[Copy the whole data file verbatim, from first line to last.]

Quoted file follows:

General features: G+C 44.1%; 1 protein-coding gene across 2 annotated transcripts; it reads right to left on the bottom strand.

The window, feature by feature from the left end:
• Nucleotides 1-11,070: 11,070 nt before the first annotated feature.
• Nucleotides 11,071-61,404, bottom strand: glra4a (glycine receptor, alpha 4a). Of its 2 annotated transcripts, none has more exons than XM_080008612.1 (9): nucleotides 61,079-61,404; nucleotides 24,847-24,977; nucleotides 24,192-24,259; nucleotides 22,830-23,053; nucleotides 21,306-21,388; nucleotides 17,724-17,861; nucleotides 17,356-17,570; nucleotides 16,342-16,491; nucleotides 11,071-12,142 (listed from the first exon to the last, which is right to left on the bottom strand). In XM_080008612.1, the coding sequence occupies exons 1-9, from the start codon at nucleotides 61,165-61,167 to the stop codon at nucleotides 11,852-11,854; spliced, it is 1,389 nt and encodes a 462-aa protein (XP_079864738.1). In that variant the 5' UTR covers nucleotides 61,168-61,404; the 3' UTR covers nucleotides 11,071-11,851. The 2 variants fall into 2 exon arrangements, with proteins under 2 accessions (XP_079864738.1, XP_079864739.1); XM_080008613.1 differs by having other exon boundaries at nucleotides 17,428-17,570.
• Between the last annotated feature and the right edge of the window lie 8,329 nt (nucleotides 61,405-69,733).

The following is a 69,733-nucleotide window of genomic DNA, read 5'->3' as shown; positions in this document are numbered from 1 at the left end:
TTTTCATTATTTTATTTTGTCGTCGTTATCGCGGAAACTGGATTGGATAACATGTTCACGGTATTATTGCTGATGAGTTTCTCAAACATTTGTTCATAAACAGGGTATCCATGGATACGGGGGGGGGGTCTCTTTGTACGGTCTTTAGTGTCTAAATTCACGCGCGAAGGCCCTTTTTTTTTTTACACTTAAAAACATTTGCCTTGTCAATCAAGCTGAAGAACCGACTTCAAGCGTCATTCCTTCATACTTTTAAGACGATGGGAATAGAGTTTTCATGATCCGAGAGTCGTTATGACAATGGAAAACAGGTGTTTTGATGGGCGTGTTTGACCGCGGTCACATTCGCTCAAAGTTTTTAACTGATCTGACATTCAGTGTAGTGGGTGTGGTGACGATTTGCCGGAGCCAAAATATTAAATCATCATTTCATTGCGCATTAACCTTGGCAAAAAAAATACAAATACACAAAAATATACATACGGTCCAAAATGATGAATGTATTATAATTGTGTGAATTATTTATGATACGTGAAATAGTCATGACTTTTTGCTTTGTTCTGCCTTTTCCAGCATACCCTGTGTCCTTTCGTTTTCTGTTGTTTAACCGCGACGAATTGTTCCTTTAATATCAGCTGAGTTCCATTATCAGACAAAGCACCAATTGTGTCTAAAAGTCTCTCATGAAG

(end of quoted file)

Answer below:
General features: G+C 44.1%; 1 protein-coding gene across 2 annotated transcripts; it reads right to left on the bottom strand.

The window, feature by feature from the left end:
• Nucleotides 1-11,070: 11,070 nt before the first annotated feature.
• Nucleotides 11,071-61,404, bottom strand: glra4a (glycine receptor, alpha 4a). Of its 2 annotated transcripts, none has more exons than XM_080008612.1 (9): nucleotides 61,079-61,404; nucleotides 24,847-24,977; nucleotides 24,192-24,259; nucleotides 22,830-23,053; nucleotides 21,306-21,388; nucleotides 17,724-17,861; nucleotides 17,356-17,570; nucleotides 16,342-16,491; nucleotides 11,071-12,142 (listed from the first exon to the last, which is right to left on the bottom strand). In XM_080008612.1, the coding sequence occupies exons 1-9, from the start codon at nucleotides 61,165-61,167 to the stop codon at nucleotides 11,852-11,854; spliced, it is 1,389 nt and encodes a 462-aa protein (XP_079864738.1). In that variant the 5' UTR covers nucleotides 61,168-61,404; the 3' UTR covers nucleotides 11,071-11,851. The 2 variants fall into 2 exon arrangements, with proteins under 2 accessions (XP_079864738.1, XP_079864739.1); XM_080008613.1 differs by having other exon boundaries at nucleotides 17,428-17,570.
• Between the last annotated feature and the right edge of the window lie 8,329 nt (nucleotides 61,405-69,733).

The following is a 69,733-nucleotide window of genomic DNA, read 5'->3' as shown; positions in this document are numbered from 1 at the left end:
TTTTCATTATTTTATTTTGTCGTCGTTATCGCGGAAACTGGATTGGATAACATGTTCACGGTATTATTGCTGATGAGTTTCTCAAACATTTGTTCATAAACAGGGTATCCATGGATACGGGGGGGGGGTCTCTTTGTACGGTCTTTAGTGTCTAAATTCACGCGCGAAGGCCCTTTTTTTTTTTACACTTAAAAACATTTGCCTTGTCAATCAAGCTGAAGAACCGACTTCAAGCGTCATTCCTTCATACTTTTAAGACGATGGGAATAGAGTTTTCATGATCCGAGAGTCGTTATGACAATGGAAAACAGGTGTTTTGATGGGCGTGTTTGACCGCGGTCACATTCGCTCAAAGTTTTTAACTGATCTGACATTCAGTGTAGTGGGTGTGGTGACGATTTGCCGGAGCCAAAATATTAAATCATCATTTCATTGCGCATTAACCTTGGCAAAAAAAATACAAATACACAAAAATATACATACGGTCCAAAATGATGAATGTATTATAATTGTGTGAATTATTTATGATACGTGAAATAGTCATGACTTTTTGCTTTGTTCTGCCTTTTCCAGCATACCCTGTGTCCTTTCGTTTTCTGTTGTTTAACCGCGACGAATTGTTCCTTTAATATCAGCTGAGTTCCATTATCAGACAAAGCACCAATTGTGTCTAAAAGTCTCTCATGAAG